These forty years now I’ve been speaking in prose without knowing it! Newsletter of The Financial Manifesto
It takes time and courage to transform our financial habits and decisions. Finances are deeply rooted in everything we do. They affect everything we plan, dream and pursue.
You can read a new book on personal finance management every week, you can attend a new financial workshop every weekend, you can download every financial app you encounter, and you can watch videos and participate in webinars regularly. However, unless you make that decision to change your heart and to transform your life on a very deep level, you will never improve your financial performance.
Your lifestyle depends on your financial standing. The challenge we have with modern life is that it has been dominated by brands, marketing and banks. We were persuaded that our lives should be governed by the products we buy and the experiences we gain through buying them.
Lifestyle is a very serious matter. It relates to the way we think and how we perceive the world, other people, and ourselves. It relates to our value systems and our deep beliefs. It relates to the way we speak, communicate and behave. It relates to the way we make decisions, the way we earn money and spend money, and the way we voluntarily give up our rational financial decisions in order to make room for emotional buying impulses, which are often destructive.
Lifestyle determines our identities. We can think and speak and live in a certain way without even knowing that. It’s like the character from a brilliant play by Moliere, “Le Bourgeois gentilhomme,” who did not know he was speaking prose:
MONSIEUR JOURDAIN: Oh, really? So when I say: “Nicole, bring me my slippers and fetch my nightcap,” is that prose?
PHILOSOPHY MASTER: Most clearly.
MONSIEUR JOURDAIN: Well, what do you know about that! These forty years now I’ve been speaking in prose without knowing it!
This funny dialogue says something very important about our financial decisions as well. We think about money, we earn and we spend it in a way that seems to be objective, yet we don’t even know how to name it or how to understand it. In order for us to take a step back from our lifestyles and see them for what they are, we sometimes need a fresh pair of eyes in the form of a philosophical (or in this case, financial!) guru. This will then help to make desirable changes in our spending habits.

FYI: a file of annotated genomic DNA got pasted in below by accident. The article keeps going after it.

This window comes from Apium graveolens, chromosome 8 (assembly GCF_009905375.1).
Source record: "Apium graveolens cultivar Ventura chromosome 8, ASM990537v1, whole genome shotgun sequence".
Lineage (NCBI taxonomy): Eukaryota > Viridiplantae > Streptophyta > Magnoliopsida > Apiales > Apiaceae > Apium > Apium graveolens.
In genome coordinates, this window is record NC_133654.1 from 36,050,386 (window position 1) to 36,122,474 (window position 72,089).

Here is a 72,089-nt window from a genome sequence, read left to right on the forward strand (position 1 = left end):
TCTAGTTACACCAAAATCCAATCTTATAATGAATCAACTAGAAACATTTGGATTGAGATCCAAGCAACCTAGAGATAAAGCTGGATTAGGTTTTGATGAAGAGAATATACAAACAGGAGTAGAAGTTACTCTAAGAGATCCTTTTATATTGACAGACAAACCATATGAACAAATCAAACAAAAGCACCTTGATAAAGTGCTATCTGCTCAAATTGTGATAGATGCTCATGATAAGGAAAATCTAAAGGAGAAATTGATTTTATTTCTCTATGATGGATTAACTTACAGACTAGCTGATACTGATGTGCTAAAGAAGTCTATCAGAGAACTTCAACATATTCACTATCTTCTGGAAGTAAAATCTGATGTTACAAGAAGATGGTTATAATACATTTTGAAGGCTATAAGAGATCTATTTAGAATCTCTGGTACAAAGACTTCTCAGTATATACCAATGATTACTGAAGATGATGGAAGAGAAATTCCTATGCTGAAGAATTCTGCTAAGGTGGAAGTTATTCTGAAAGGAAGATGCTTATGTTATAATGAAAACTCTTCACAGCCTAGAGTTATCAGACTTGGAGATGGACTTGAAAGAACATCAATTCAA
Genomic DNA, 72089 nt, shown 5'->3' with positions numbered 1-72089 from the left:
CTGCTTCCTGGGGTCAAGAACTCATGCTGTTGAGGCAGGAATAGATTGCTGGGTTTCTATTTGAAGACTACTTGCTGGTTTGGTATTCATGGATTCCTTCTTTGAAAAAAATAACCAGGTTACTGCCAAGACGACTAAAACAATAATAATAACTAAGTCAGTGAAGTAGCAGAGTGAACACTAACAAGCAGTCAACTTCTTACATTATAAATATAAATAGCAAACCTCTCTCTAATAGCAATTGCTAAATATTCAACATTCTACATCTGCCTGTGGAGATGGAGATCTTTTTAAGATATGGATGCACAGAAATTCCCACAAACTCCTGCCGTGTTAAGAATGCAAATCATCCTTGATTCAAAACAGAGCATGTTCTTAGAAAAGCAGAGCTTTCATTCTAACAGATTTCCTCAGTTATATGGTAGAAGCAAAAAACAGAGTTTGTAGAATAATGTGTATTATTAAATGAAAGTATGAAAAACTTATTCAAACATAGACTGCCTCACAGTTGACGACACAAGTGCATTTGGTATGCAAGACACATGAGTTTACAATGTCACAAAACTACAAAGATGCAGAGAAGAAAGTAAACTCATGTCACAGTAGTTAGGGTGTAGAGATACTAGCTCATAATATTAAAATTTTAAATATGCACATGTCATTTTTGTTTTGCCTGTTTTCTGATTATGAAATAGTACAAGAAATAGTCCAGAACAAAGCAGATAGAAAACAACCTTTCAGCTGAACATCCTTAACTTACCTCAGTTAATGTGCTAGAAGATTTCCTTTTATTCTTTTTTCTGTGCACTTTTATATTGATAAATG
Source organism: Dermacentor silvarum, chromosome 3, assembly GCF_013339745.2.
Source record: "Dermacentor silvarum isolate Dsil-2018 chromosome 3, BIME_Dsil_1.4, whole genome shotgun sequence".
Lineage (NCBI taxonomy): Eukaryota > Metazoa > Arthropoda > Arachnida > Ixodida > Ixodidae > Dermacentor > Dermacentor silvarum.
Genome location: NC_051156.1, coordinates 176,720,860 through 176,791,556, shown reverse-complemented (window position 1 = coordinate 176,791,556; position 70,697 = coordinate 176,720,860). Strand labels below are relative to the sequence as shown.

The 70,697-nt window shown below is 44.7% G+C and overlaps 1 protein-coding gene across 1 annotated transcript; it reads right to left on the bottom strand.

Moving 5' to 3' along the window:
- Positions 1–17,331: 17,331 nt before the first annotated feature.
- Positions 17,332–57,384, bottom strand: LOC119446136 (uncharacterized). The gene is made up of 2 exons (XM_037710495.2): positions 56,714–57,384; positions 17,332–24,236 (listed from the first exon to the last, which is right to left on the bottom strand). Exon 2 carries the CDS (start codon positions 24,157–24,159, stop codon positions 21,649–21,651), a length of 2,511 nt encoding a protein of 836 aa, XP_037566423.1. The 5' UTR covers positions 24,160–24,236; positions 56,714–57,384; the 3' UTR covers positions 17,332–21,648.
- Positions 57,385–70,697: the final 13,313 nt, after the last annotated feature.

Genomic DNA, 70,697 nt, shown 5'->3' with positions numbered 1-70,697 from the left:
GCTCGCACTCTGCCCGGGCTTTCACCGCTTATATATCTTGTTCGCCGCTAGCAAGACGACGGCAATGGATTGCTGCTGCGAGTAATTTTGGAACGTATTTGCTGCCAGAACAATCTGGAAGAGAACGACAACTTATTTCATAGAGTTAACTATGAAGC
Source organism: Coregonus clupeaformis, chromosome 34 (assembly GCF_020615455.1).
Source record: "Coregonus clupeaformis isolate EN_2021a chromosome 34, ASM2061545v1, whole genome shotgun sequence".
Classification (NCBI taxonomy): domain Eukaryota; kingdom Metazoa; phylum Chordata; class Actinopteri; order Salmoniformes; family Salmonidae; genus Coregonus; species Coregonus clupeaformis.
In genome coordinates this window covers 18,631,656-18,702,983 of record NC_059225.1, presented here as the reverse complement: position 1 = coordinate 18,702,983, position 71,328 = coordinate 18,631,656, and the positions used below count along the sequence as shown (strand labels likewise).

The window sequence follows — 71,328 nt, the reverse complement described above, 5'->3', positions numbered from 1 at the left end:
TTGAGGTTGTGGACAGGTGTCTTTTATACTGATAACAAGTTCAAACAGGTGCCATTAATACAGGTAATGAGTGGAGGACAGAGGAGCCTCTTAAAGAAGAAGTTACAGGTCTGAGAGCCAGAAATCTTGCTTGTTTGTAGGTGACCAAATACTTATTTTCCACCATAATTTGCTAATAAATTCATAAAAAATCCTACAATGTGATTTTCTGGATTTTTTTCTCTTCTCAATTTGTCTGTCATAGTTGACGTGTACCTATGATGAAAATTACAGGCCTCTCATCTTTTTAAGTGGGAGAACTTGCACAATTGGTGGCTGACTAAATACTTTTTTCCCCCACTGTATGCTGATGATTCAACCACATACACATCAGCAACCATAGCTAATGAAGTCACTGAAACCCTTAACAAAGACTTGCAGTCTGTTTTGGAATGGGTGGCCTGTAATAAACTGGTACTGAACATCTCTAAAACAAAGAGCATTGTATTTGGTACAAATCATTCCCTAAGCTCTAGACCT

There are a lot of superb financial advisors who have serious problems with their own personal money management. There are a lot of talented accountants who perfectly manage their clients’ finances, but often struggle with their own.
The gap between what we know and what we do is sometimes so difficult to overcome. It’s because the topic of money management is relatively easy to consider and to talk about, but very tricky to tackle.
Lifestyle is like the air we breathe every day. It’s transparent.
Only when something is going wrong, or is very different or unusual from the norm, can we see the bigger picture. If you are not able to recognize the fabric of your reality, you are not able to make the necessary changes to move forward.
Hippocrates, known as the “Father of Medicine” once said:
Men ought to know that from the brain and from the brain only arise our pleasures, joys, laughter, and jests as well as our sorrows, pains, griefs and tears. … It is the same thing which makes us mad or delirious, inspires us with dread and fear, whether by night or by day, brings us sleeplessness, inopportune mistakes, aimless anxieties, absent-mindedness and acts that are contrary to habit.
To help you understand what I mean, I’ve written an article about why and how people are still sinking in debt in such a great and marvellous nation as the UK, one of the world’s richest countries: Why I am not surprised that 70% the British are broke!